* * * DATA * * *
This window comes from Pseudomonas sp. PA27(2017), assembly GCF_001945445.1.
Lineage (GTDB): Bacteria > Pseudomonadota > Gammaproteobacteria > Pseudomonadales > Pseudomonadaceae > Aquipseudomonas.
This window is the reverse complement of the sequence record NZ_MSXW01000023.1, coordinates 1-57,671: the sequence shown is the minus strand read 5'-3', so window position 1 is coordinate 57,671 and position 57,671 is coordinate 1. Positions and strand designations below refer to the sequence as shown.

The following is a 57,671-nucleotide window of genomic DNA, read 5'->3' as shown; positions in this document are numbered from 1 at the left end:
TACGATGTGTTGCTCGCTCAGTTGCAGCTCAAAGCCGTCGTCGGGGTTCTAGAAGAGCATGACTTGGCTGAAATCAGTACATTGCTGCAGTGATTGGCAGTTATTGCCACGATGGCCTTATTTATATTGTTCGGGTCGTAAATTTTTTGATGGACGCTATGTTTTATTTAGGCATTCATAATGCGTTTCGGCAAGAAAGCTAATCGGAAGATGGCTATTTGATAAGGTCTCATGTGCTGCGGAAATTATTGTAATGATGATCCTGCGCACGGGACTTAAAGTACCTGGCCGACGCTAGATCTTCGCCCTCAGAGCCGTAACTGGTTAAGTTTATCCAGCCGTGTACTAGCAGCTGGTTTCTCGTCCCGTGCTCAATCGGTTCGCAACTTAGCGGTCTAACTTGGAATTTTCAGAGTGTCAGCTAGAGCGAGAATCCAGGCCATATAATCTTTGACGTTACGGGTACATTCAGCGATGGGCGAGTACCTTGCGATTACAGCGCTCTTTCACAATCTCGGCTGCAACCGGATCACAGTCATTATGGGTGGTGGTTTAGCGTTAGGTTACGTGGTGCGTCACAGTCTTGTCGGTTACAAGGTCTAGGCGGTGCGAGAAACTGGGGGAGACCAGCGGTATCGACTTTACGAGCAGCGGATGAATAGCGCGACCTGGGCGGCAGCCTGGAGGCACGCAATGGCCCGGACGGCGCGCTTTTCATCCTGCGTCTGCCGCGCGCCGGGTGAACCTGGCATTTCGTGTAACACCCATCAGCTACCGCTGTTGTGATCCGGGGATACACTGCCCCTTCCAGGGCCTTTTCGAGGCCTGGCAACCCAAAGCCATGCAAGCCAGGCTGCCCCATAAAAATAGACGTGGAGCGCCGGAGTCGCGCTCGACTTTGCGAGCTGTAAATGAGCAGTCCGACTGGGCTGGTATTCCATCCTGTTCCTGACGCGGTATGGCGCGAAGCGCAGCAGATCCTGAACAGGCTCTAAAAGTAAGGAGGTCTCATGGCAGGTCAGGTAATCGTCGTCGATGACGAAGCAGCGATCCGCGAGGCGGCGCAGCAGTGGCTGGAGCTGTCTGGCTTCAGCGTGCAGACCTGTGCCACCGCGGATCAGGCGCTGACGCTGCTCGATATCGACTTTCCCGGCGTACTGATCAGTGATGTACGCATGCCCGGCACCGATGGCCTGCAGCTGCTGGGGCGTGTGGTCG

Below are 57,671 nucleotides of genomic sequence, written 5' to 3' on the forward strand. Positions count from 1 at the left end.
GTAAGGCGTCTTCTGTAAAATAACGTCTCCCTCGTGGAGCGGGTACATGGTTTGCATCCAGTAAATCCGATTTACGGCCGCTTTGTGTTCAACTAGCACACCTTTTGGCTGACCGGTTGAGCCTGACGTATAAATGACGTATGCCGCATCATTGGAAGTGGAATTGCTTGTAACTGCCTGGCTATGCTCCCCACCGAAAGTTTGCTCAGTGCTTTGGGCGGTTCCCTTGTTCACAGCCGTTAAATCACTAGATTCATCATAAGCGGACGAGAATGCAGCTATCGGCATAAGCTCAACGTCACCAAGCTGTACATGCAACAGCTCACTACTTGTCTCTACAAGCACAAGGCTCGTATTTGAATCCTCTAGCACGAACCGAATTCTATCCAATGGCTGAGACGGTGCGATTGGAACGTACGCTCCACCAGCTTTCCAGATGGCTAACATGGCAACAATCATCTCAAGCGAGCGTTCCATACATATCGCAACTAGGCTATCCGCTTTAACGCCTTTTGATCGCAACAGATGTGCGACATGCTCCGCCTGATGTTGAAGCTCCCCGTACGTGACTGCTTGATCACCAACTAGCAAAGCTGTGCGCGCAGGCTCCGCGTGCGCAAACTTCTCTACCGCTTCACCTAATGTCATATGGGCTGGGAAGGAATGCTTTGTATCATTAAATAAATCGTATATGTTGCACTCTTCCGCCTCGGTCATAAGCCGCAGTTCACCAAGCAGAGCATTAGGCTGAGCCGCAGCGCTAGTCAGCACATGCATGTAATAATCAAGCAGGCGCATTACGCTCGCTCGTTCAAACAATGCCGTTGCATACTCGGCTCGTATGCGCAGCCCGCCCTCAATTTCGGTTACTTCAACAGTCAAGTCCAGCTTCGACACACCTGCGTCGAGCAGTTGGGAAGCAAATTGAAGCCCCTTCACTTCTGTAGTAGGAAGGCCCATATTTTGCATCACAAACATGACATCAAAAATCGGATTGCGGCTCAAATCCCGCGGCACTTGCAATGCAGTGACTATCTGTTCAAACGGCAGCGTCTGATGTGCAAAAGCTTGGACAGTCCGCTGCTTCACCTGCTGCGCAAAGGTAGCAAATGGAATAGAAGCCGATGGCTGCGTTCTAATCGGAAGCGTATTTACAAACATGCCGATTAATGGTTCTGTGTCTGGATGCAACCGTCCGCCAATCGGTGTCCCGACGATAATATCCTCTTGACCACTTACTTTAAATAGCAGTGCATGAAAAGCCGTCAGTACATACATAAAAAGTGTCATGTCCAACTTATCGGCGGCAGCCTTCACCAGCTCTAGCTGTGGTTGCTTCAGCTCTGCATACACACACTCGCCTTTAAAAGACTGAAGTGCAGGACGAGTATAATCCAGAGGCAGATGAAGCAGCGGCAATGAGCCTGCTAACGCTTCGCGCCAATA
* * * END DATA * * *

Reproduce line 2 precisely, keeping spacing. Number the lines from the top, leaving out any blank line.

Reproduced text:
Lineage (GTDB): Bacteria > Pseudomonadota > Gammaproteobacteria > Pseudomonadales > Pseudomonadaceae > Aquipseudomonas.